Low-Level Interface to the '.NET' Virtual Machine Along the Lines of the R C/Call API

Low-level interface to '.NET' virtual machine along the lines of the R C .call interface. Can create '.NET' object, call methods, get or set properties, call static functions, etc.


rDotNet allows R to access .NET libraries, with the .NET library running either locally or on a remote machine. From R one can:

  • create .NET objects
  • call member functions
  • call class functions (i.e. static members)
  • access and set properties
  • access indexing members

The codebase includes .NET code for the CLR server, as well as a python extension. The codebase can be found at:

The following data types in arguments are supported:

  • .NET objects
  • integers (16, 32, 64) bit
  • floats (32, 64) bit
  • strings
  • byte
  • enums
  • boolean
  • arrays of: objects, integers, doubles, boolean, bytes, strings, etc
  • vectors (with optional named index)
  • matrices (with optional named row and column indices)

How It Works

The R or Python packages communicate with the .NET side through simple client / server interactions. Your .NET libraries are loaded by a runner CLRServer.exe that provides a TCP-based API, giving full visibility into your library(ies).

On first use from R or Python, the package will start the .NET bridge server (or alternatively connect to an existing server). If the server is started from within VisualStudio, Xamarin Studio, or other tool, can be run in debug mode, so that you can debug your libraries as they are called from R or Python.

When a method is first called the code looks for all methods in a class that may match based on name and number of arguments and then picks the method from that subset with the closest convertible signature. The argument set need not be a perfect match in terms of types provided that the types can be reasonably converted. For example strings will be converted to enum values if a given signature requires an enum, integers can be converted to floating point, double[] arrays can be applied to double[] or Vector, etc. These signatures are cached so that subsequent calls avoid scanning.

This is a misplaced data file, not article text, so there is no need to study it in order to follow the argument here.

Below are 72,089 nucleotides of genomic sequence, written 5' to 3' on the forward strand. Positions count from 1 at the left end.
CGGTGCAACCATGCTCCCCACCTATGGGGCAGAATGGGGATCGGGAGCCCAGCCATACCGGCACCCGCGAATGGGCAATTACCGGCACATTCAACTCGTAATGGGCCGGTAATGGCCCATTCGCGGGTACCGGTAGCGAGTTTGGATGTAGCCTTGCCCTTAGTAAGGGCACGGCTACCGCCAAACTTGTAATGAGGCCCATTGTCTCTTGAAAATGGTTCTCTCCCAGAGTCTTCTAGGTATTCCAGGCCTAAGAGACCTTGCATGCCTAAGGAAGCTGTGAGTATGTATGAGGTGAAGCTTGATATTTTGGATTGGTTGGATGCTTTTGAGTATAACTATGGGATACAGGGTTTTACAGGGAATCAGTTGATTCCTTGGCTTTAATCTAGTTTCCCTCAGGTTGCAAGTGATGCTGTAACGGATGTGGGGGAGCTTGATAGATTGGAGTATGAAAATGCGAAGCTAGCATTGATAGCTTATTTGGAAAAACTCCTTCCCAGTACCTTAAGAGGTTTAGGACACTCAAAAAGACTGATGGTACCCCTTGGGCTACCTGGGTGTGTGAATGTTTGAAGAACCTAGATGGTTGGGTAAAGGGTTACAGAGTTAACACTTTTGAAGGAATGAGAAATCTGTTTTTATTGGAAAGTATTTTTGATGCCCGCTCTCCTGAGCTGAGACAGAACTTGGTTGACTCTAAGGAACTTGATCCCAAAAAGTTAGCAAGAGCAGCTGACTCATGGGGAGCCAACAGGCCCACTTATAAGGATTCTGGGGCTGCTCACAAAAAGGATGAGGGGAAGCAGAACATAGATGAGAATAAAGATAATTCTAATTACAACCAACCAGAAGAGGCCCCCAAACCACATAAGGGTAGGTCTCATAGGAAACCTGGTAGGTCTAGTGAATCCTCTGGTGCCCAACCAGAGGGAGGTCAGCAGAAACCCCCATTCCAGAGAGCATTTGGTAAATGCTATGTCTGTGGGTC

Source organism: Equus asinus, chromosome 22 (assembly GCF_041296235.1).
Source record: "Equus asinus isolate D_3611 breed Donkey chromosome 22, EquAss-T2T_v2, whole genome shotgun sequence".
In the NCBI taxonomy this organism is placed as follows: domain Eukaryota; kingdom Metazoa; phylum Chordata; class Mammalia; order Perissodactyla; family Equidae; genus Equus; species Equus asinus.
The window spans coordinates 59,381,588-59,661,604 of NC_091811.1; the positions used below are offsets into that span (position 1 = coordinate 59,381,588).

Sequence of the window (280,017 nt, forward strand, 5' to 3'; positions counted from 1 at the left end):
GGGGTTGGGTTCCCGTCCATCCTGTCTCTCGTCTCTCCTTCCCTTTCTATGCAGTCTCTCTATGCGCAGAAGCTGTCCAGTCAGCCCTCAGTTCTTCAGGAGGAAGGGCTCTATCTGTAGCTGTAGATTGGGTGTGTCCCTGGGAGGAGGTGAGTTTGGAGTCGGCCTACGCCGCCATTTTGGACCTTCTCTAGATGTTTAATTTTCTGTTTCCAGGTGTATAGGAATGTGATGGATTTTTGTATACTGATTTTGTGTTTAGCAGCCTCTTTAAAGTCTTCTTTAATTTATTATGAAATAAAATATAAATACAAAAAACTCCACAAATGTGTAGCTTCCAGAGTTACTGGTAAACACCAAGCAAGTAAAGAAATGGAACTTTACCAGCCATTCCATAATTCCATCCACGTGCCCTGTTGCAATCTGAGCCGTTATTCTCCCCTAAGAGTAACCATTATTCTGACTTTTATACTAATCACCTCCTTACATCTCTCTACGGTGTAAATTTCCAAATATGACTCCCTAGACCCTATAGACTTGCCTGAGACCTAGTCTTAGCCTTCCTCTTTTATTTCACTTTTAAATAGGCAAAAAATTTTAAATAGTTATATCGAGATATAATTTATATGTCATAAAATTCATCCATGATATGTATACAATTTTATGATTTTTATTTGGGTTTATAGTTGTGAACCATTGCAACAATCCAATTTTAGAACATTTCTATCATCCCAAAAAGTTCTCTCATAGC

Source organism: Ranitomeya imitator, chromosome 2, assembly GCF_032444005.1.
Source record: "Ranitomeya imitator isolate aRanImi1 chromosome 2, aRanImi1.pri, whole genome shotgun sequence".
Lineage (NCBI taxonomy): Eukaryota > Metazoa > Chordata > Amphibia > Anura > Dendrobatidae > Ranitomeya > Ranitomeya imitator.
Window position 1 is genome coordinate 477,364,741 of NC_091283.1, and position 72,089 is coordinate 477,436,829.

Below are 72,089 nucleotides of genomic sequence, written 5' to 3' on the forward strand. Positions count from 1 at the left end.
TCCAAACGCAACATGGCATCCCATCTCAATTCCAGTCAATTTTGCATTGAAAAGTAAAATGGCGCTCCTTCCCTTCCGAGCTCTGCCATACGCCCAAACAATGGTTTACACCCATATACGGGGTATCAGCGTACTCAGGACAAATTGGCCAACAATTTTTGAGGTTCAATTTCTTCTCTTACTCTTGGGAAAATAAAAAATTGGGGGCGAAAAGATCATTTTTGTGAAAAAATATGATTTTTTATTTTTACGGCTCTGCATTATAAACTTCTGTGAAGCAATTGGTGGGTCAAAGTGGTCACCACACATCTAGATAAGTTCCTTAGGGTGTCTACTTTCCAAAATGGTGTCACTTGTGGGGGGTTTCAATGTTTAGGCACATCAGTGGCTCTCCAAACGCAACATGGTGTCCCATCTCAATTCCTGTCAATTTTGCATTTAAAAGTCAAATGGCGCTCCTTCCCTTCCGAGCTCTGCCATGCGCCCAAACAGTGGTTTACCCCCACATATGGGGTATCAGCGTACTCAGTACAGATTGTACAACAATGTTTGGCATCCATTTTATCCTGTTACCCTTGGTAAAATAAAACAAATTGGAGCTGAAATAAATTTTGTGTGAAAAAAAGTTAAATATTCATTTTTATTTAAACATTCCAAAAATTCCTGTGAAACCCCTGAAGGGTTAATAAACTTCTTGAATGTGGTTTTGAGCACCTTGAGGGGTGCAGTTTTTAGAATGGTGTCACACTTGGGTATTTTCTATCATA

For example if a class has 2 overloaded public methods "F":

  • public double F (double x, Vector<double> series)
  • public double F (Direction dir, Vector<double> series)

where Direction is enum Direction { Up, Down }. If the object is called from R or python as:

vec <- c(0.1, 0.2, 3.0, 3.1, 3.2)
obj$F ('Up', vec)

the second method would be chosen given that 'Up' is convertible to Direction.Up and the numeric array is convertible to Vector<double>.

Initialization

The .NET bridge server (CLRServer.exe) will not have access to your code unless you indicate a DLL to be loaded. One needs to instruct the server to load a dll or dlls from your environment. There are a number of ways to do this:

  • run CLRServer.exe -dll on the command line
  • run CLRServer.exe -dll in your favorite IDE (particularly useful for debugging)
  • run from within R or Python

From within R one has two options. The first approach is to set an environment variable either within the R session or externally:

## set environment variable
Sys.setenv(rDotNet_DLL="~/Dev/mymodels.dll") OR
Sys.setenv(RDOTNET_DLL="~/Dev/mymodels.dll")
 
## load package
require(rDotNet)
 
## create an object and call a method
obj <- .cnew ("NormalDistribution1D", 0.0, 1.0)
obj$F (0.1)

The second approch is to explicitly call the rDotNet initialization function:

require(rDotNet)
 
## initialize
.cinit(dll="~/Dev/mymodels.dll")
 
## create an object and call a method
obj <- .cnew ("NormalDistribution1D", 0.0, 1.0)
obj$F (0.1)

Example

Assuming the following (contrived) .NET classes:

namespace com.stg.dummy 
{
    class Point (double X, double Y);
    
    class Circle
    {
        Circle (double radius)
        {
            _radius = radius;
        }
 
        public double Radius 
            { get { return _radius; } set { _radius = value; } }
        public double Area